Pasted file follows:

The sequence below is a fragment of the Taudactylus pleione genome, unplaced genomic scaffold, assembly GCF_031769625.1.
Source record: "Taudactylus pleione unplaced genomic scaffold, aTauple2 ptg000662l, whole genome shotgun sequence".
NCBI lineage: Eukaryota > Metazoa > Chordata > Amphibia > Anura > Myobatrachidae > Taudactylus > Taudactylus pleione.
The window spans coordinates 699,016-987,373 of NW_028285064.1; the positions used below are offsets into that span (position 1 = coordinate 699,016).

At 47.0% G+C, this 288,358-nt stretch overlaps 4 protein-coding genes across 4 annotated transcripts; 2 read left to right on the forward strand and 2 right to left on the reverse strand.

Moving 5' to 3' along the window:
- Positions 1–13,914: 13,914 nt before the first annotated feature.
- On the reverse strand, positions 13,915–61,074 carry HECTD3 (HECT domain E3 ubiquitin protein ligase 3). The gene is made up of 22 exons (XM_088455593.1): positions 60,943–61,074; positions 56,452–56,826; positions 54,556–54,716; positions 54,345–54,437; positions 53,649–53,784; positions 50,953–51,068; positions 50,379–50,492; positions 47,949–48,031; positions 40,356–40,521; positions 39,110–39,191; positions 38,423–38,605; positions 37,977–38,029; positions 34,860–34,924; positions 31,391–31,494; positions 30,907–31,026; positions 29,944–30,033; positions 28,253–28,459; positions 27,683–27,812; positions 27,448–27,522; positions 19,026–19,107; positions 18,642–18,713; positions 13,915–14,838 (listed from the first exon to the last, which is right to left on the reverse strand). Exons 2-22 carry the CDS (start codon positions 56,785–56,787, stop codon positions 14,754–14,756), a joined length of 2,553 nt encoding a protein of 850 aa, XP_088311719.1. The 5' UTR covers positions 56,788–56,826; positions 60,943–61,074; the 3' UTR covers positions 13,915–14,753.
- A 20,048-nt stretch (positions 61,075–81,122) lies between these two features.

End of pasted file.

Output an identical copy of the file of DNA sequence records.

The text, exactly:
The sequence below is a fragment of the Taudactylus pleione genome, unplaced genomic scaffold, assembly GCF_031769625.1.
Source record: "Taudactylus pleione unplaced genomic scaffold, aTauple2 ptg000662l, whole genome shotgun sequence".
NCBI lineage: Eukaryota > Metazoa > Chordata > Amphibia > Anura > Myobatrachidae > Taudactylus > Taudactylus pleione.
The window spans coordinates 699,016-987,373 of NW_028285064.1; the positions used below are offsets into that span (position 1 = coordinate 699,016).

At 47.0% G+C, this 288,358-nt stretch overlaps 4 protein-coding genes across 4 annotated transcripts; 2 read left to right on the forward strand and 2 right to left on the reverse strand.

Moving 5' to 3' along the window:
- Positions 1–13,914: 13,914 nt before the first annotated feature.
- On the reverse strand, positions 13,915–61,074 carry HECTD3 (HECT domain E3 ubiquitin protein ligase 3). The gene is made up of 22 exons (XM_088455593.1): positions 60,943–61,074; positions 56,452–56,826; positions 54,556–54,716; positions 54,345–54,437; positions 53,649–53,784; positions 50,953–51,068; positions 50,379–50,492; positions 47,949–48,031; positions 40,356–40,521; positions 39,110–39,191; positions 38,423–38,605; positions 37,977–38,029; positions 34,860–34,924; positions 31,391–31,494; positions 30,907–31,026; positions 29,944–30,033; positions 28,253–28,459; positions 27,683–27,812; positions 27,448–27,522; positions 19,026–19,107; positions 18,642–18,713; positions 13,915–14,838 (listed from the first exon to the last, which is right to left on the reverse strand). Exons 2-22 carry the CDS (start codon positions 56,785–56,787, stop codon positions 14,754–14,756), a joined length of 2,553 nt encoding a protein of 850 aa, XP_088311719.1. The 5' UTR covers positions 56,788–56,826; positions 60,943–61,074; the 3' UTR covers positions 13,915–14,753.
- A 20,048-nt stretch (positions 61,075–81,122) lies between these two features.